It is in such association of thought that the Spirit of God would keep before the saints addressed what Christ had endured (ver. 3), in view of what they had gone through (Heb. 10:32-34) and might still have to face.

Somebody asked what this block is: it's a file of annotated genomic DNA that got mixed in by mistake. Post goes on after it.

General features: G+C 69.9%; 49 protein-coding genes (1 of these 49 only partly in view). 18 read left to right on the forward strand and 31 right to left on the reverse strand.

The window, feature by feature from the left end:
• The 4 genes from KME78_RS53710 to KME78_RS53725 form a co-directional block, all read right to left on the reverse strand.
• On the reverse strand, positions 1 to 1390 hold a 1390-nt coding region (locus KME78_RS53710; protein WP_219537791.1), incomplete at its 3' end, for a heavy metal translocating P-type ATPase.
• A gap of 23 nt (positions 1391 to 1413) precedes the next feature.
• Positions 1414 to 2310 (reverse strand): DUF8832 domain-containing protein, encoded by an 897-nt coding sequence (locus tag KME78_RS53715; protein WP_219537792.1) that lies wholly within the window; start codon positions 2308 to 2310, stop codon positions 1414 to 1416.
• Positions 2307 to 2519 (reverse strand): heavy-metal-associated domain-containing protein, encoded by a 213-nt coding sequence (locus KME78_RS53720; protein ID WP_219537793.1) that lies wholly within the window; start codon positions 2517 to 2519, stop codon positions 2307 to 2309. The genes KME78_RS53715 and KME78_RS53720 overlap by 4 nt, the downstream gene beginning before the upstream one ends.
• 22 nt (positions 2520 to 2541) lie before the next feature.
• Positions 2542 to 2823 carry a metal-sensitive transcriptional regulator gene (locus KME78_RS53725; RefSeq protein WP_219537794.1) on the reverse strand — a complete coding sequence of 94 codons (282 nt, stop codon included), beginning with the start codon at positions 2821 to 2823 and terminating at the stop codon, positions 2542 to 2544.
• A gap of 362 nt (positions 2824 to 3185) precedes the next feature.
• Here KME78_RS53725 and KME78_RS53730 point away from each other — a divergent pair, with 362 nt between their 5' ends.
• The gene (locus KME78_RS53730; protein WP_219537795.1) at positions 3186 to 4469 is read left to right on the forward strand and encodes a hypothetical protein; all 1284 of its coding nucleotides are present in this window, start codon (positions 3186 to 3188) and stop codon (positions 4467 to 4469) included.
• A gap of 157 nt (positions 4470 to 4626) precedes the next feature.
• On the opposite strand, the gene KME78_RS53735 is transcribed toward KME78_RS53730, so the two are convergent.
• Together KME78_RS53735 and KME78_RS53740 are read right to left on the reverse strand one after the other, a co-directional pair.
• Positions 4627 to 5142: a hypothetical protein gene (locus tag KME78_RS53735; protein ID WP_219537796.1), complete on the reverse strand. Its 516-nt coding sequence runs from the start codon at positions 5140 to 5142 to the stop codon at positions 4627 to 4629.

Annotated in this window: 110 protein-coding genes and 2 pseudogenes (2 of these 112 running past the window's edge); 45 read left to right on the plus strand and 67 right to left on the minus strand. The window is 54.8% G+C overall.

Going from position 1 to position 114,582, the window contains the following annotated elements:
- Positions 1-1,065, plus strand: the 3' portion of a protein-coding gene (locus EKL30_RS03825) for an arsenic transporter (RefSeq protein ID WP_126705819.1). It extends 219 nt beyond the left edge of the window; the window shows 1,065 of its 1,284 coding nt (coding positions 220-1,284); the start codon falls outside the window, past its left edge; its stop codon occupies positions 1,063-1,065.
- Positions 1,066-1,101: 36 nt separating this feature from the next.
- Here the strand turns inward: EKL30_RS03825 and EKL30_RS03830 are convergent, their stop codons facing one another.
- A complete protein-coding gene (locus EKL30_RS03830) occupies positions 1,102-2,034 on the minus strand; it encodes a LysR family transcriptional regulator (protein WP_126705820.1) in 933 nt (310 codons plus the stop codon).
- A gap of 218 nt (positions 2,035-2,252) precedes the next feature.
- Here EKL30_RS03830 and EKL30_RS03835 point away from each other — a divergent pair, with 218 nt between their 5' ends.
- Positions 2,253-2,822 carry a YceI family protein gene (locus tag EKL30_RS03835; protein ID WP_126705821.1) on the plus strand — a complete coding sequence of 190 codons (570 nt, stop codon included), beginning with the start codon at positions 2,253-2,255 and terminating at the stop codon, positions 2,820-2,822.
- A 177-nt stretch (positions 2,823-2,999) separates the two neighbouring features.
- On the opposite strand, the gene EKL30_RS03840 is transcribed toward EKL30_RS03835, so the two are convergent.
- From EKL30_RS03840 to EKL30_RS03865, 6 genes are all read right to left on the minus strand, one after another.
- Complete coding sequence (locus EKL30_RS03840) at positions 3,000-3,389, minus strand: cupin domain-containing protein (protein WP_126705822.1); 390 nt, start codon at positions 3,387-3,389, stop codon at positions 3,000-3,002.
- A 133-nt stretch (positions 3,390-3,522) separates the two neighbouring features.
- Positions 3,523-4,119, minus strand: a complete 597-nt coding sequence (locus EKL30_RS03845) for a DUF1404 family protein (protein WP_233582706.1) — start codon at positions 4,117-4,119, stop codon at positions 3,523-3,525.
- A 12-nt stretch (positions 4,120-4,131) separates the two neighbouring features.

Using a word only found here in New Testament Greek, and difficult to represent in English, he would have them and us "Consider well ['ponder' in the early sense of it — weigh in seeking to estimate] him that endured so great contradiction of sinners against himself, lest ye be wearied and faint in your minds." But here the unhappy Revised Version confronts your correspondent with a rendering that, if it could be sustained, would seem not a little to affect the power of the passage for our hearts. The Revisers read "against themselves." In this they differ from the American revisers (see list of their differences at the end of R.V.) who accord with our version, though admitting in the margin that "many ancient authorities read, themselves." The fact is that our version is well attested and supported by the editors Lachman, Tischendorf and Tregelles. The passage in Numbers 16:38: "The censers of these sinners against themselves," may have accounted for the variation. But as the late Mr. Kelly says of our text in his commentary on the epistle, "they were sinners against themselves undoubtedly, as read the Sinaitic and the Clermont MSS., etc., but the far more solemn fact is that they were 'the sinners against himself,' who endured all to win them to God."